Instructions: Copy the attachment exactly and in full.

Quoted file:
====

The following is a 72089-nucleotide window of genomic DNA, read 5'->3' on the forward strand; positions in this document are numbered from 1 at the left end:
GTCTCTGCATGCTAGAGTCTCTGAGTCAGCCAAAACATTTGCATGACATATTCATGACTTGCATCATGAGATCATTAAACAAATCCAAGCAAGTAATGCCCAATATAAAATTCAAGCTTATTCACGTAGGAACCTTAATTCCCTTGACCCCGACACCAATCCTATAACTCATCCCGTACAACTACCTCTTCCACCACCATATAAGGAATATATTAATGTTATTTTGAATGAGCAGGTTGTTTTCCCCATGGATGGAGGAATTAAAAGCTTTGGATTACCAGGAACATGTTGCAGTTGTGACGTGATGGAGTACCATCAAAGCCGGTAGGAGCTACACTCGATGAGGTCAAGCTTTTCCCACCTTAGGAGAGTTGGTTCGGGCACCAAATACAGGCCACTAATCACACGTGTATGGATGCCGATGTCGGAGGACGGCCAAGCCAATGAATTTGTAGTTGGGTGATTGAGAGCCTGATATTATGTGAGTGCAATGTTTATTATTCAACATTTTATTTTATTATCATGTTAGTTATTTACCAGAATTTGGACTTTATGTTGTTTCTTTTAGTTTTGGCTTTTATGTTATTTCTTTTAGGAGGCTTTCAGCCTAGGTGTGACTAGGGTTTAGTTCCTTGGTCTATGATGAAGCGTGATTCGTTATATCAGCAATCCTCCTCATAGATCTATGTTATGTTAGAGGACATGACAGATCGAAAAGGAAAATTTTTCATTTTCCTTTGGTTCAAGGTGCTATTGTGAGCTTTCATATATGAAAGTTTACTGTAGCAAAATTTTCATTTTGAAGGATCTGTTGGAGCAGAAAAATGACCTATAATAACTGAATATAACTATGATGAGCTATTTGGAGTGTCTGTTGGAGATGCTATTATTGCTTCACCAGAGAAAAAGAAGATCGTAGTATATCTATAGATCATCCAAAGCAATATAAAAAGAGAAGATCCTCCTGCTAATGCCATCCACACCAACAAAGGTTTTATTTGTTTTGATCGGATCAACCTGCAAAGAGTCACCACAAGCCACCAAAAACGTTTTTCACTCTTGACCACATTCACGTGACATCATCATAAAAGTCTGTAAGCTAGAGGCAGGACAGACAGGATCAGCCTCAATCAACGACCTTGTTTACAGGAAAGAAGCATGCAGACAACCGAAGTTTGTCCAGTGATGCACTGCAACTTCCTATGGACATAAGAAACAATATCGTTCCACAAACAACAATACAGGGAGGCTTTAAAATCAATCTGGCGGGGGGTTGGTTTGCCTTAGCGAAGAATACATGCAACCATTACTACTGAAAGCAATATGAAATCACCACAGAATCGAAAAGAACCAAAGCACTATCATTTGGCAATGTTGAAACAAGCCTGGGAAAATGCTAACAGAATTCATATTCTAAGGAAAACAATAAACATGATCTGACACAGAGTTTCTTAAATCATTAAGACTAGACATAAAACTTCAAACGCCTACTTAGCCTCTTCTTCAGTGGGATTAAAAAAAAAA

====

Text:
The following is a 72089-nucleotide window of genomic DNA, read 5'->3' on the forward strand; positions in this document are numbered from 1 at the left end:
GTCTCTGCATGCTAGAGTCTCTGAGTCAGCCAAAACATTTGCATGACATATTCATGACTTGCATCATGAGATCATTAAACAAATCCAAGCAAGTAATGCCCAATATAAAATTCAAGCTTATTCACGTAGGAACCTTAATTCCCTTGACCCCGACACCAATCCTATAACTCATCCCGTACAACTACCTCTTCCACCACCATATAAGGAATATATTAATGTTATTTTGAATGAGCAGGTTGTTTTCCCCATGGATGGAGGAATTAAAAGCTTTGGATTACCAGGAACATGTTGCAGTTGTGACGTGATGGAGTACCATCAAAGCCGGTAGGAGCTACACTCGATGAGGTCAAGCTTTTCCCACCTTAGGAGAGTTGGTTCGGGCACCAAATACAGGCCACTAATCACACGTGTATGGATGCCGATGTCGGAGGACGGCCAAGCCAATGAATTTGTAGTTGGGTGATTGAGAGCCTGATATTATGTGAGTGCAATGTTTATTATTCAACATTTTATTTTATTATCATGTTAGTTATTTACCAGAATTTGGACTTTATGTTGTTTCTTTTAGTTTTGGCTTTTATGTTATTTCTTTTAGGAGGCTTTCAGCCTAGGTGTGACTAGGGTTTAGTTCCTTGGTCTATGATGAAGCGTGATTCGTTATATCAGCAATCCTCCTCATAGATCTATGTTATGTTAGAGGACATGACAGATCGAAAAGGAAAATTTTTCATTTTCCTTTGGTTCAAGGTGCTATTGTGAGCTTTCATATATGAAAGTTTACTGTAGCAAAATTTTCATTTTGAAGGATCTGTTGGAGCAGAAAAATGACCTATAATAACTGAATATAACTATGATGAGCTATTTGGAGTGTCTGTTGGAGATGCTATTATTGCTTCACCAGAGAAAAAGAAGATCGTAGTATATCTATAGATCATCCAAAGCAATATAAAAAGAGAAGATCCTCCTGCTAATGCCATCCACACCAACAAAGGTTTTATTTGTTTTGATCGGATCAACCTGCAAAGAGTCACCACAAGCCACCAAAAACGTTTTTCACTCTTGACCACATTCACGTGACATCATCATAAAAGTCTGTAAGCTAGAGGCAGGACAGACAGGATCAGCCTCAATCAACGACCTTGTTTACAGGAAAGAAGCATGCAGACAACCGAAGTTTGTCCAGTGATGCACTGCAACTTCCTATGGACATAAGAAACAATATCGTTCCACAAACAACAATACAGGGAGGCTTTAAAATCAATCTGGCGGGGGGTTGGTTTGCCTTAGCGAAGAATACATGCAACCATTACTACTGAAAGCAATATGAAATCACCACAGAATCGAAAAGAACCAAAGCACTATCATTTGGCAATGTTGAAACAAGCCTGGGAAAATGCTAACAGAATTCATATTCTAAGGAAAACAATAAACATGATCTGACACAGAGTTTCTTAAATCATTAAGACTAGACATAAAACTTCAAACGCCTACTTAGCCTCTTCTTCAGTGGGATTAAAAAAAAAA